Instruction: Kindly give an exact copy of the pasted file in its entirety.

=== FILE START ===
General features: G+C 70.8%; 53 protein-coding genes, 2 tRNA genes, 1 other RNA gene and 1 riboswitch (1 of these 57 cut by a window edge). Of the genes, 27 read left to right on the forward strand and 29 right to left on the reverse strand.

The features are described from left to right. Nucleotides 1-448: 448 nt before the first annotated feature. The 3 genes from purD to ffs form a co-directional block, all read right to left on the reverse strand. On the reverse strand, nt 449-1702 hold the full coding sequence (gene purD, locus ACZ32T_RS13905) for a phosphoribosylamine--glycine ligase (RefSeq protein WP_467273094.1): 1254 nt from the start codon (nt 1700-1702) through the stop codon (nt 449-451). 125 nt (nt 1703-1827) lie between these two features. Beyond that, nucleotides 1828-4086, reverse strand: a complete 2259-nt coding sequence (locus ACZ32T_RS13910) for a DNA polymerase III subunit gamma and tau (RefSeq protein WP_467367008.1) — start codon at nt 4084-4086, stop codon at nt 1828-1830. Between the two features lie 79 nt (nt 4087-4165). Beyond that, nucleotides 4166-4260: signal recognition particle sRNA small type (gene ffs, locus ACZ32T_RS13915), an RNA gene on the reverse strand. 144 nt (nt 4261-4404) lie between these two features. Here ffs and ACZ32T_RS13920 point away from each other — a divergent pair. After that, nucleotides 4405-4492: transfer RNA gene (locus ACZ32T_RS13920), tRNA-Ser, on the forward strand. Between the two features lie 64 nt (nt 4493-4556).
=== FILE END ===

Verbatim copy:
General features: G+C 70.8%; 53 protein-coding genes, 2 tRNA genes, 1 other RNA gene and 1 riboswitch (1 of these 57 cut by a window edge). Of the genes, 27 read left to right on the forward strand and 29 right to left on the reverse strand.

The features are described from left to right. Nucleotides 1-448: 448 nt before the first annotated feature. The 3 genes from purD to ffs form a co-directional block, all read right to left on the reverse strand. On the reverse strand, nt 449-1702 hold the full coding sequence (gene purD, locus ACZ32T_RS13905) for a phosphoribosylamine--glycine ligase (RefSeq protein WP_467273094.1): 1254 nt from the start codon (nt 1700-1702) through the stop codon (nt 449-451). 125 nt (nt 1703-1827) lie between these two features. Beyond that, nucleotides 1828-4086, reverse strand: a complete 2259-nt coding sequence (locus ACZ32T_RS13910) for a DNA polymerase III subunit gamma and tau (RefSeq protein WP_467367008.1) — start codon at nt 4084-4086, stop codon at nt 1828-1830. Between the two features lie 79 nt (nt 4087-4165). Beyond that, nucleotides 4166-4260: signal recognition particle sRNA small type (gene ffs, locus ACZ32T_RS13915), an RNA gene on the reverse strand. 144 nt (nt 4261-4404) lie between these two features. Here ffs and ACZ32T_RS13920 point away from each other — a divergent pair. After that, nucleotides 4405-4492: transfer RNA gene (locus ACZ32T_RS13920), tRNA-Ser, on the forward strand. Between the two features lie 64 nt (nt 4493-4556).